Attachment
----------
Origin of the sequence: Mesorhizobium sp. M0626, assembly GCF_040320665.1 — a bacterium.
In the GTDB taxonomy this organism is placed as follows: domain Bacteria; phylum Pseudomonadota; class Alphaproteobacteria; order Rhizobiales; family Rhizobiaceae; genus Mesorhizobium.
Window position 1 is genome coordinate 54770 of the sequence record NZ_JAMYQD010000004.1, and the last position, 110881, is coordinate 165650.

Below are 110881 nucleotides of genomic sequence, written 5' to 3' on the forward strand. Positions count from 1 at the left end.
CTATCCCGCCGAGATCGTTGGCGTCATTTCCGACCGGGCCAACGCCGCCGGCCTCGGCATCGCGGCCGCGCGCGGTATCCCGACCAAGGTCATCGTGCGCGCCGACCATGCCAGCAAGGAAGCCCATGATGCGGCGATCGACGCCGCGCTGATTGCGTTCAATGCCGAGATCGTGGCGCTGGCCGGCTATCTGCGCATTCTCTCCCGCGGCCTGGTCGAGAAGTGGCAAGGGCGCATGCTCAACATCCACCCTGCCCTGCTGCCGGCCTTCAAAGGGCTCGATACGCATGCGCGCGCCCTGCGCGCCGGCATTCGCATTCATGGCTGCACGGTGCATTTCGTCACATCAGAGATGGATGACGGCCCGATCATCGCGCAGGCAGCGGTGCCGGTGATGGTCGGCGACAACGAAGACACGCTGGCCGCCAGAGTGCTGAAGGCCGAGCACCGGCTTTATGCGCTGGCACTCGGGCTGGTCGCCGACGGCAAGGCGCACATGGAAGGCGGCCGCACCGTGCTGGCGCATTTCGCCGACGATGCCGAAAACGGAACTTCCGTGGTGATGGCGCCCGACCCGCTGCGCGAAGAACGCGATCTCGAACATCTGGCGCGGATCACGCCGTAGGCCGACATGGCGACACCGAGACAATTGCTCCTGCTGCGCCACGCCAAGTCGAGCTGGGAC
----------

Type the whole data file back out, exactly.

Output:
Origin of the sequence: Mesorhizobium sp. M0626, assembly GCF_040320665.1 — a bacterium.
In the GTDB taxonomy this organism is placed as follows: domain Bacteria; phylum Pseudomonadota; class Alphaproteobacteria; order Rhizobiales; family Rhizobiaceae; genus Mesorhizobium.
Window position 1 is genome coordinate 54770 of the sequence record NZ_JAMYQD010000004.1, and the last position, 110881, is coordinate 165650.

Below are 110881 nucleotides of genomic sequence, written 5' to 3' on the forward strand. Positions count from 1 at the left end.
CTATCCCGCCGAGATCGTTGGCGTCATTTCCGACCGGGCCAACGCCGCCGGCCTCGGCATCGCGGCCGCGCGCGGTATCCCGACCAAGGTCATCGTGCGCGCCGACCATGCCAGCAAGGAAGCCCATGATGCGGCGATCGACGCCGCGCTGATTGCGTTCAATGCCGAGATCGTGGCGCTGGCCGGCTATCTGCGCATTCTCTCCCGCGGCCTGGTCGAGAAGTGGCAAGGGCGCATGCTCAACATCCACCCTGCCCTGCTGCCGGCCTTCAAAGGGCTCGATACGCATGCGCGCGCCCTGCGCGCCGGCATTCGCATTCATGGCTGCACGGTGCATTTCGTCACATCAGAGATGGATGACGGCCCGATCATCGCGCAGGCAGCGGTGCCGGTGATGGTCGGCGACAACGAAGACACGCTGGCCGCCAGAGTGCTGAAGGCCGAGCACCGGCTTTATGCGCTGGCACTCGGGCTGGTCGCCGACGGCAAGGCGCACATGGAAGGCGGCCGCACCGTGCTGGCGCATTTCGCCGACGATGCCGAAAACGGAACTTCCGTGGTGATGGCGCCCGACCCGCTGCGCGAAGAACGCGATCTCGAACATCTGGCGCGGATCACGCCGTAGGCCGACATGGCGACACCGAGACAATTGCTCCTGCTGCGCCACGCCAAGTCGAGCTGGGAC